The Vintage Fusion trend – Is it “Tribal” style?
Tribal style bellydance, even before the emergence of American Tribal Style, has always drawn inspiration from times past. We use antique textiles and old jewelry from the Middle East, North Africa, and South Asia, incorporating them into new costuming. The costuming itself–pantaloons, decorated coin bras, big full skirts, and cholis–also evoke an “Old World” flavor. I know I was attracted to this combination of new and old, not only in the costuming, but in the music and the dance movements of tribal style bellydance. The dance style and its aesthetics draw on archetypal images of caravans, nomadic peoples, and old-fashioned femininity.
Recently tribal fusion bellydancers have adopted a new kind of “vintage” look, using costuming elements inspired by the late 1800s to early 1900s, incorporating lace, ruffles, frilly skirts, and “Granny” boots. This style also incorporates the use of Balkan Romany (Gypsy) music, carnival and circus themes, as well as Vaudeville and sometimes burlesque. This trend is everywhere in tribal fusion right now, not only in the United States, but it appears that it has made its way to Europe and beyond. And, I have to say, that I wonder if this new style that has taken the tribal fusion dance world by storm is even tribal style anymore. And what are we conveying to the general public and those who know nothing about bellydance through the use of these vintage elements?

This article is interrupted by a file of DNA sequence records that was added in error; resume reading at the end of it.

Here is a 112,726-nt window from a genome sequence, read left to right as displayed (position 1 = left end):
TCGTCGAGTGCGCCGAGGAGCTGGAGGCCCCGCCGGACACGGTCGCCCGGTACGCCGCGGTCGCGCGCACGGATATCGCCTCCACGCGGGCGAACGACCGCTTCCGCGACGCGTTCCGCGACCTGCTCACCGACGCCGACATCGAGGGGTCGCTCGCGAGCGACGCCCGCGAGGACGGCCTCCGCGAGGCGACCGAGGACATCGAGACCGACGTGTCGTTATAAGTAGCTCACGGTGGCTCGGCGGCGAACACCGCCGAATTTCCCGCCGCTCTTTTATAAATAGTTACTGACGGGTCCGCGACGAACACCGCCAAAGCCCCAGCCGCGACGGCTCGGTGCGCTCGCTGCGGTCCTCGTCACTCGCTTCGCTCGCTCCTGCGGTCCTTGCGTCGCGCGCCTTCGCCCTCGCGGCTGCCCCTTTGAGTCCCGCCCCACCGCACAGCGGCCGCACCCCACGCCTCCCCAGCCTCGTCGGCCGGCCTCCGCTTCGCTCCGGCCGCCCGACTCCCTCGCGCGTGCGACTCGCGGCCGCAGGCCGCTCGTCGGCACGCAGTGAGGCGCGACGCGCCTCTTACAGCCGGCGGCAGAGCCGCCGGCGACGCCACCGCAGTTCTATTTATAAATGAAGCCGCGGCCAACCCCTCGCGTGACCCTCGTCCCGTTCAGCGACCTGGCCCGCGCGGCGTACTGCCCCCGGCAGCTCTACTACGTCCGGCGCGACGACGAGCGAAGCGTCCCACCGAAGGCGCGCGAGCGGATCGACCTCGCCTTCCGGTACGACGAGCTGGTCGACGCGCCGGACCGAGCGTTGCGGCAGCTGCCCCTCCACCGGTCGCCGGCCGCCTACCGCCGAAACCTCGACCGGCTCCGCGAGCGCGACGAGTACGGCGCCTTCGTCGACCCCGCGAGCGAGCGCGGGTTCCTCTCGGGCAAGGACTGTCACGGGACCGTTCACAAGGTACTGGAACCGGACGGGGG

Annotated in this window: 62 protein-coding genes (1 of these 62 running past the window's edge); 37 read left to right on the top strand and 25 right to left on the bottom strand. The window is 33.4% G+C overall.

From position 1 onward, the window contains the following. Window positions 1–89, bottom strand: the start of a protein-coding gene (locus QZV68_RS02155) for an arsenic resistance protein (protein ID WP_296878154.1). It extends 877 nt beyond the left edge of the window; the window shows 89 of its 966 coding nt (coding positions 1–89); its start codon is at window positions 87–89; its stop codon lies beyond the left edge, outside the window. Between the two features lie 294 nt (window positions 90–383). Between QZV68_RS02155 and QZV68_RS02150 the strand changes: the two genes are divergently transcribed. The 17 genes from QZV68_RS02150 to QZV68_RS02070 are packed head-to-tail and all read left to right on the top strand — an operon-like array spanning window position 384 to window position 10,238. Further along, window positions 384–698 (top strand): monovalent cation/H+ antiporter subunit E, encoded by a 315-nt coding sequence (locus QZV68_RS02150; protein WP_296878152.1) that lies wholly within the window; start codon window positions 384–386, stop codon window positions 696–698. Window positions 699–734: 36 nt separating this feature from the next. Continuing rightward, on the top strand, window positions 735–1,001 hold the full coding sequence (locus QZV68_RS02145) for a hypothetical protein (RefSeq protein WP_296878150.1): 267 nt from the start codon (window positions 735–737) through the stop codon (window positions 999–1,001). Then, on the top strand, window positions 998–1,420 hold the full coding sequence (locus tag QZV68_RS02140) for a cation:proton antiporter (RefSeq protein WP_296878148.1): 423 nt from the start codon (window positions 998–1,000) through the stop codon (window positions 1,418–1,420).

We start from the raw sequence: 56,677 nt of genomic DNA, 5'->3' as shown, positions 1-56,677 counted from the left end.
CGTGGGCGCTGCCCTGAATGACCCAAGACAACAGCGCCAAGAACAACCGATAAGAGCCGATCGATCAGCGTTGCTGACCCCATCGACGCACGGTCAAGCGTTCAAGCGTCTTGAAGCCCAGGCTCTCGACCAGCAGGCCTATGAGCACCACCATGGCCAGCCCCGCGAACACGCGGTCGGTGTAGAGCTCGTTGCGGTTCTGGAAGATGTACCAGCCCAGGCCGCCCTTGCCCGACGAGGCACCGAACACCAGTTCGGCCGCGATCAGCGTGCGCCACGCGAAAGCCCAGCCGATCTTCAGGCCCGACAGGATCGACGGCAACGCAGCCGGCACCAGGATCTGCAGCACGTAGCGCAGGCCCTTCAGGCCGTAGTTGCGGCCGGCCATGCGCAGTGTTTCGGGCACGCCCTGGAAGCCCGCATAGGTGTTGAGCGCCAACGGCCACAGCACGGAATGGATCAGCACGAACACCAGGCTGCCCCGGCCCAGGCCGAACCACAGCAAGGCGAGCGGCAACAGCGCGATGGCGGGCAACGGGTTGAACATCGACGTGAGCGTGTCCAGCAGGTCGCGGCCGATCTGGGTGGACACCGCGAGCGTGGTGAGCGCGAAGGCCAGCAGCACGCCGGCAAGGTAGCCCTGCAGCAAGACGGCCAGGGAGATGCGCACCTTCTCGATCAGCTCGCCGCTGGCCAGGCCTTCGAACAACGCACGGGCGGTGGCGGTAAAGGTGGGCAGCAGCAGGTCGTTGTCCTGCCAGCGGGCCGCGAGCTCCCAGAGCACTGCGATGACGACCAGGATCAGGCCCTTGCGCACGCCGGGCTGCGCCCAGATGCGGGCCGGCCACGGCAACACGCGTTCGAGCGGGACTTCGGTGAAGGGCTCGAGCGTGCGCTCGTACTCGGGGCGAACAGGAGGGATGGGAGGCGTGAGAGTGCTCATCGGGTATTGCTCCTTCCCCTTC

On my travels I’ve seen several troupes attempting this “vintage fusion” style of bellydance… but they’re incorporating props and costuming that I find somewhat inappropriate in a bellydance, particularly a “tribal” bellydance, context. I wonder if these troupes and dancers have reflected on their choreographies, or prop, costuming, and music choices, and have they considered what someone completely ignorant about bellydance (especially tribal) might think of our dance style as a whole after seeing one of their “vintage fusion” performances.
I’d like to caveat this post by saying that when done well, “vintage tribal fusion” is beautiful and captivating. There are several troupes who perform “vintage tribal fusion” elegantly and professionally. The Indigo, Zafira Dance Company, Delirium Tribal Bellydance Company, and the Mezmer Society/Onça all pull in vintage and antique elements into their costuming, music, and dance artfully and tastefully. I also like to break out ruffles and lace once in a while. I have nothing against what I call “vintage fusion” tribal bellydance.